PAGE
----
Anyone who’s been an inpatient in hospital will tell you that it’s the nurses who make your time there more bearable. Aside from being the ones who physically give you the drugs, the good nurses are ones who help you out of many undignified situations (and join in with the laughing or crying depending on your mood); they advocate for you when your doctor isn’t quite ‘getting it’ (and then explain off the record afterwards why they’re such a grump/stresshead); and just generally have a sixth sense about what you need when you need it. If you get on the wrong side of your nurses then you’re in trouble (and you’re an idiot).
I could talk about how they’re overworked and underpaid, but I doubt anyone goes into nursing thinking anything different (even if it’s wrong)- I know I knew to expect the same when I started teaching. They join the profession because they’re passionate about caring, which is pretty awesome. Doctors focus on lab work and tests and scans and then think about the human attached to them. Nurses are all about the humans and their needs, and use the information given to them to help deliver care. If you’re dying, it’s not a doctor standing with you while you take your last breaths- their bit is ‘done’- you can’t be fixed. It’s a nurse there. (Side note: Doctors can be great too, but this isn’t a post about doctors!) It’s physically demanding being a nurse, but it’s also emotionally hard too. How can you not care about losing a patient or seeing a patient upset?
I go to hospital enough and go to the same wards meaning I now recognise the nursing staff. I get really anxious before the change of shift because I’ve had some negative experiences in hospital in the past, but if I see a nurse I recognise I immediately feel so much better. I know they’ll look after me- they’ll fight with the docs if need be, or ring the one on call if I need something at night or try and work out some better pain relief. It makes such a difference, and I feel more relief seeing nurses I know than seeing doctors I know. That’s how much of an impact they have on my hospital stays.
I’ve got a few friends who are nurses in various fields who do great jobs. But I’ve got one nurse friend who has literally kept me alive for the last few years. Adrenal insufficiency is a stupid, volatile, unpredictable illness which is incredibly difficult to manage. There was a point where I was pleading with doctors to take me seriously when I was telling them I felt like I was dying and were it not for this friend saying ‘I believe there’s something seriously wrong’ I would have just keeled over and died at some point. Aside from support, he’s also helped me out massively managing my condition when it’s gone downhill fast, including injecting me last week with my emergency injection, plus he takes so much pressure off me by doing the mathematical nightmare that is my taper plan or helping me interpret what doctors mean, or translating my gut feelings/quirks into words that actually make sense to the doctors. He always comes to visit me when I get admitted, often after working a 12 hour shift and regularly ‘babysits’ me if I’m ill but not ill enough for hospital/I’m being stubborn (I offer him Netflix in return, I hasten to add). I could say more, but if I’m too nice he might think I’m seriously ill 😉 plus I’m liable to forget half of it. The gist of it is, I’m probably unaware of half the things he does for me and I wanted to say thank you.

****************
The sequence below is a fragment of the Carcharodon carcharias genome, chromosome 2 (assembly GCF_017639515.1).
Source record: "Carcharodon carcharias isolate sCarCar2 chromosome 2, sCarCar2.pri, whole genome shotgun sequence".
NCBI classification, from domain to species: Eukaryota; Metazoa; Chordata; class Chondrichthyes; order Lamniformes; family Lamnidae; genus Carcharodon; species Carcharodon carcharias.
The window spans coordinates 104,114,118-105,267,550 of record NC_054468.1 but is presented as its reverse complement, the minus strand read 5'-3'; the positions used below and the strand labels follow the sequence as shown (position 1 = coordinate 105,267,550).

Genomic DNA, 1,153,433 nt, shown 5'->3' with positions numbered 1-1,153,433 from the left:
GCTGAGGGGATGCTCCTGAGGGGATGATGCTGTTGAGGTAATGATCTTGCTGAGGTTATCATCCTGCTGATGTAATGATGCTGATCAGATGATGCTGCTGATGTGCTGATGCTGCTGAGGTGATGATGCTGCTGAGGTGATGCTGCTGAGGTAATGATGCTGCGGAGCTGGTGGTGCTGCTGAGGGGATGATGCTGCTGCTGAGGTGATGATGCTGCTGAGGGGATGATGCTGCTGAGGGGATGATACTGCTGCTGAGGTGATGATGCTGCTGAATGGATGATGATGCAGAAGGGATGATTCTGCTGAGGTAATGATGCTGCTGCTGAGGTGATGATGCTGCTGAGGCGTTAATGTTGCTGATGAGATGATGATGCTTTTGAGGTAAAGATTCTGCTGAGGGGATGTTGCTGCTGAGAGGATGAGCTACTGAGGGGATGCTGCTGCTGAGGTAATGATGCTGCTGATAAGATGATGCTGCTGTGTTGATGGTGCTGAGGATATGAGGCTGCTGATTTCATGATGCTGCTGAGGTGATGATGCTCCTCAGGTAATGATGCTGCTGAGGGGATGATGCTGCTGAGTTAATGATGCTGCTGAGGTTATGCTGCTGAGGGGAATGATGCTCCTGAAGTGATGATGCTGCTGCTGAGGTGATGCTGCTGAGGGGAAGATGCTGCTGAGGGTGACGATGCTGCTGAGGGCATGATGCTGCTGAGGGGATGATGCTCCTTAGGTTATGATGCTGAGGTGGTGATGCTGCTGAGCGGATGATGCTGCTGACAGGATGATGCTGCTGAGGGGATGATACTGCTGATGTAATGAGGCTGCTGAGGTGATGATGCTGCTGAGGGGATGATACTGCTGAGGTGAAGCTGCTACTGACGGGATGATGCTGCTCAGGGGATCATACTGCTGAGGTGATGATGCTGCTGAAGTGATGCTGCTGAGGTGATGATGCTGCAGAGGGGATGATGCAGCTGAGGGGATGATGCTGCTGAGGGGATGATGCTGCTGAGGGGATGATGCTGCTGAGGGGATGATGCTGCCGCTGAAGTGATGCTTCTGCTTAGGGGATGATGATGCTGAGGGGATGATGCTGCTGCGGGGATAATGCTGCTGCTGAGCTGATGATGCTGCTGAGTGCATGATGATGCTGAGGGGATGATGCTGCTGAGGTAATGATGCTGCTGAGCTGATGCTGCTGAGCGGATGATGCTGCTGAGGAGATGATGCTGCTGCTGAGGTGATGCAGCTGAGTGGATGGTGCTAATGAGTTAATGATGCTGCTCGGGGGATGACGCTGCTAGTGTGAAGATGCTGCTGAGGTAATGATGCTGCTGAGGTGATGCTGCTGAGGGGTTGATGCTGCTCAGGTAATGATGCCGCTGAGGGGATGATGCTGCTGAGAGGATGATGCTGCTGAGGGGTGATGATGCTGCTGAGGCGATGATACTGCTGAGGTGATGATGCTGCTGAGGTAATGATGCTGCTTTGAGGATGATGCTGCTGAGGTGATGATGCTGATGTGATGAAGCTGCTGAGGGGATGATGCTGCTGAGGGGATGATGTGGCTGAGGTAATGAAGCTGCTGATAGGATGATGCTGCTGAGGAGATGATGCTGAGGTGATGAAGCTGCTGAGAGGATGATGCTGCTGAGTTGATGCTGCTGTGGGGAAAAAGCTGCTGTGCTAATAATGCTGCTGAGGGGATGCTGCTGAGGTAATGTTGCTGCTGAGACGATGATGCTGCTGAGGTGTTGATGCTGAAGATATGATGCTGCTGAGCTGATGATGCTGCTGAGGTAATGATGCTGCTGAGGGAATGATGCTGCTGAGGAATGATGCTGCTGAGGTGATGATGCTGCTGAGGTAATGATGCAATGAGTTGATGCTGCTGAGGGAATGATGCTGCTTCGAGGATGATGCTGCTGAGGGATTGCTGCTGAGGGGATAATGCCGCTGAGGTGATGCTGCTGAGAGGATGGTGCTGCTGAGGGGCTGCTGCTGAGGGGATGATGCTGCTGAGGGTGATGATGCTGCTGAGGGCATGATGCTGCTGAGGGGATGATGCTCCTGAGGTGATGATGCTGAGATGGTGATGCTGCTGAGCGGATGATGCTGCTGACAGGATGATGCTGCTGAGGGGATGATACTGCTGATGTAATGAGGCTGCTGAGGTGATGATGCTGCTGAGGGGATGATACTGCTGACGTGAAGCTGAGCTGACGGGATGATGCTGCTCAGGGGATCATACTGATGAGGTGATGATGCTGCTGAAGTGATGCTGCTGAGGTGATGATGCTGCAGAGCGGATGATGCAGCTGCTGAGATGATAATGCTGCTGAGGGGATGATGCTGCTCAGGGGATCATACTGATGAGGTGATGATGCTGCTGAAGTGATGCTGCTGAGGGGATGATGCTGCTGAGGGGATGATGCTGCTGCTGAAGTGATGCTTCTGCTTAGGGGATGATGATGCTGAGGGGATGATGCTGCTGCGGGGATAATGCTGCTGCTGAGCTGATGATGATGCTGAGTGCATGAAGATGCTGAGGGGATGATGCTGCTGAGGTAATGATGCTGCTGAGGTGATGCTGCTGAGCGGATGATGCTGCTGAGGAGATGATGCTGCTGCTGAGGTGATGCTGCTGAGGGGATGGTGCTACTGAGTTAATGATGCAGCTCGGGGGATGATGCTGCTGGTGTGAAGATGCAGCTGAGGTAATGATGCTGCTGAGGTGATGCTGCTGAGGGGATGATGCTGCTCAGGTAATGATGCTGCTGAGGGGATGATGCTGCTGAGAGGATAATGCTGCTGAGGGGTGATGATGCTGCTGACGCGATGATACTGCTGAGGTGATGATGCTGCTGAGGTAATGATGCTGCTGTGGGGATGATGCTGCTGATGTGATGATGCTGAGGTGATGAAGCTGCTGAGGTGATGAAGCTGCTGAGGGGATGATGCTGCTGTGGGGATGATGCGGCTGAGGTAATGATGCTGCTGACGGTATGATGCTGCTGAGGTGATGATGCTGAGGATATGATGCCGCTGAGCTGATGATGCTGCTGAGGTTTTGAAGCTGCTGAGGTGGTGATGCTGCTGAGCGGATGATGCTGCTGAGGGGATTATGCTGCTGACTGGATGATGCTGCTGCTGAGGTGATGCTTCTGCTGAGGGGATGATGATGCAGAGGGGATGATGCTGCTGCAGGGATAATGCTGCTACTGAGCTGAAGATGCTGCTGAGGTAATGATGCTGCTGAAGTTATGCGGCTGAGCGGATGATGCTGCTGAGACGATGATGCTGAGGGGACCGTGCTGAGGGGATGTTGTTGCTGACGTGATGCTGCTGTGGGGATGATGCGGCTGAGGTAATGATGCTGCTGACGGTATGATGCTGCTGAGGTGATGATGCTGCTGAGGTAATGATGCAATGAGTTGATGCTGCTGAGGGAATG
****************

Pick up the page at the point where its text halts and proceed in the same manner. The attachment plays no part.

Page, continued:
My other nurse friends have also offered me advice/moral support/a listening ear when I’ve needed it, so thank you too. Another friend has constantly been at the other end of messenger whenever I’ve needed to rant about what’s been going on, which helps so much. 🙂 The other wonderful thing about nurse friends is you can pretty much guarantee that one of them is on a night shift at any given time to send a ‘I’m bored and I can’t sleep’ middle of the night text to! 😉
So happy nurses’ day, nurse friends/nurses who look after me and other patients. Thank you for what you do to make our lives more bearable when we’re feeling at our worst.